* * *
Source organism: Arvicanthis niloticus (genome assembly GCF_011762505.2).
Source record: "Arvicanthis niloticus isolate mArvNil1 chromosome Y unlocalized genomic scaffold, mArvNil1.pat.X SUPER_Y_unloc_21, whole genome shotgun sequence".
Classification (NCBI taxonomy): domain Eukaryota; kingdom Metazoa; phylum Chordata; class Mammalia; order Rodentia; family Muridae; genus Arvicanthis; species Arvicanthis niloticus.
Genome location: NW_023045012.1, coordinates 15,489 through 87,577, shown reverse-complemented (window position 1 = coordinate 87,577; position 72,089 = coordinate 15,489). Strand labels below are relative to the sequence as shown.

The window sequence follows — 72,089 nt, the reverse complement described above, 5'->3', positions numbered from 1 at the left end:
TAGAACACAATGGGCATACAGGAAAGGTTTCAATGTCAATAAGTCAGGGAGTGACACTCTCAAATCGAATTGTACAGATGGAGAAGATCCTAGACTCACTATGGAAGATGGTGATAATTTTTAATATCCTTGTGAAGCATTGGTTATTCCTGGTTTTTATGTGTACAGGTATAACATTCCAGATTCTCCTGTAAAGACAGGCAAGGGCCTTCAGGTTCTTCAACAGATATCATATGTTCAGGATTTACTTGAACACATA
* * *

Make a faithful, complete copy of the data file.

Source organism: Arvicanthis niloticus (genome assembly GCF_011762505.2).
Source record: "Arvicanthis niloticus isolate mArvNil1 chromosome Y unlocalized genomic scaffold, mArvNil1.pat.X SUPER_Y_unloc_21, whole genome shotgun sequence".
Classification (NCBI taxonomy): domain Eukaryota; kingdom Metazoa; phylum Chordata; class Mammalia; order Rodentia; family Muridae; genus Arvicanthis; species Arvicanthis niloticus.
Genome location: NW_023045012.1, coordinates 15,489 through 87,577, shown reverse-complemented (window position 1 = coordinate 87,577; position 72,089 = coordinate 15,489). Strand labels below are relative to the sequence as shown.

The window sequence follows — 72,089 nt, the reverse complement described above, 5'->3', positions numbered from 1 at the left end:
TAGAACACAATGGGCATACAGGAAAGGTTTCAATGTCAATAAGTCAGGGAGTGACACTCTCAAATCGAATTGTACAGATGGAGAAGATCCTAGACTCACTATGGAAGATGGTGATAATTTTTAATATCCTTGTGAAGCATTGGTTATTCCTGGTTTTTATGTGTACAGGTATAACATTCCAGATTCTCCTGTAAAGACAGGCAAGGGCCTTCAGGTTCTTCAACAGATATCATATGTTCAGGATTTACTTGAACACATA